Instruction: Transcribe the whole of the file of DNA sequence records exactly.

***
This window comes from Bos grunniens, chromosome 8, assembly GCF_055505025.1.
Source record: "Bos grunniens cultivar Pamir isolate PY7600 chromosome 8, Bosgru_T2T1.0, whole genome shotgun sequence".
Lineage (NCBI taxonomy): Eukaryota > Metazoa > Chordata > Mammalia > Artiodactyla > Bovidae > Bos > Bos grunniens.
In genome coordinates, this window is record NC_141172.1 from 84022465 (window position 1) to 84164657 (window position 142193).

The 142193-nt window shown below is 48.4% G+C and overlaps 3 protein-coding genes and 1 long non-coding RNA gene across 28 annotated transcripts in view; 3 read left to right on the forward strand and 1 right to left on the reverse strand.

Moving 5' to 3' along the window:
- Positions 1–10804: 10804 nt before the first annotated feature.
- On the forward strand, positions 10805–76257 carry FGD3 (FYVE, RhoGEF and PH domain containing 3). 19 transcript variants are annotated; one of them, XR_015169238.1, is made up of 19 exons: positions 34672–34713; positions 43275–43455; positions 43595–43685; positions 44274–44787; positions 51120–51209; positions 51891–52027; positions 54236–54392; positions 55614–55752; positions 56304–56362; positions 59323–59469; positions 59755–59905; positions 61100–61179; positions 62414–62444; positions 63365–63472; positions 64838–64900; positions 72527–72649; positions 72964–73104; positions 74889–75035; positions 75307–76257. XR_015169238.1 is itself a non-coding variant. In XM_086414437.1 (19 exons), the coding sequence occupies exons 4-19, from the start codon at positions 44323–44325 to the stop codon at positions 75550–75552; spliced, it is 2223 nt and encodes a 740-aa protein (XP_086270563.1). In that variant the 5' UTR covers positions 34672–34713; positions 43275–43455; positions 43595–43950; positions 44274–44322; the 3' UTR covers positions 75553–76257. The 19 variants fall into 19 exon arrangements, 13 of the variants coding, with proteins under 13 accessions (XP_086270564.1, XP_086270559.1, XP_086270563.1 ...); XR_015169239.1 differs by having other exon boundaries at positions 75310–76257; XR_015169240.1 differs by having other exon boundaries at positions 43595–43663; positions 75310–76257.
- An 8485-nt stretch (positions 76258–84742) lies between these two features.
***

This window comes from Bos grunniens, chromosome 8, assembly GCF_055505025.1.
Source record: "Bos grunniens cultivar Pamir isolate PY7600 chromosome 8, Bosgru_T2T1.0, whole genome shotgun sequence".
Lineage (NCBI taxonomy): Eukaryota > Metazoa > Chordata > Mammalia > Artiodactyla > Bovidae > Bos > Bos grunniens.
In genome coordinates, this window is record NC_141172.1 from 84022465 (window position 1) to 84164657 (window position 142193).

The 142193-nt window shown below is 48.4% G+C and overlaps 3 protein-coding genes and 1 long non-coding RNA gene across 28 annotated transcripts in view; 3 read left to right on the forward strand and 1 right to left on the reverse strand.

Moving 5' to 3' along the window:
- Positions 1–10804: 10804 nt before the first annotated feature.
- On the forward strand, positions 10805–76257 carry FGD3 (FYVE, RhoGEF and PH domain containing 3). 19 transcript variants are annotated; one of them, XR_015169238.1, is made up of 19 exons: positions 34672–34713; positions 43275–43455; positions 43595–43685; positions 44274–44787; positions 51120–51209; positions 51891–52027; positions 54236–54392; positions 55614–55752; positions 56304–56362; positions 59323–59469; positions 59755–59905; positions 61100–61179; positions 62414–62444; positions 63365–63472; positions 64838–64900; positions 72527–72649; positions 72964–73104; positions 74889–75035; positions 75307–76257. XR_015169238.1 is itself a non-coding variant. In XM_086414437.1 (19 exons), the coding sequence occupies exons 4-19, from the start codon at positions 44323–44325 to the stop codon at positions 75550–75552; spliced, it is 2223 nt and encodes a 740-aa protein (XP_086270563.1). In that variant the 5' UTR covers positions 34672–34713; positions 43275–43455; positions 43595–43950; positions 44274–44322; the 3' UTR covers positions 75553–76257. The 19 variants fall into 19 exon arrangements, 13 of the variants coding, with proteins under 13 accessions (XP_086270564.1, XP_086270559.1, XP_086270563.1 ...); XR_015169239.1 differs by having other exon boundaries at positions 75310–76257; XR_015169240.1 differs by having other exon boundaries at positions 43595–43663; positions 75310–76257.
- An 8485-nt stretch (positions 76258–84742) lies between these two features.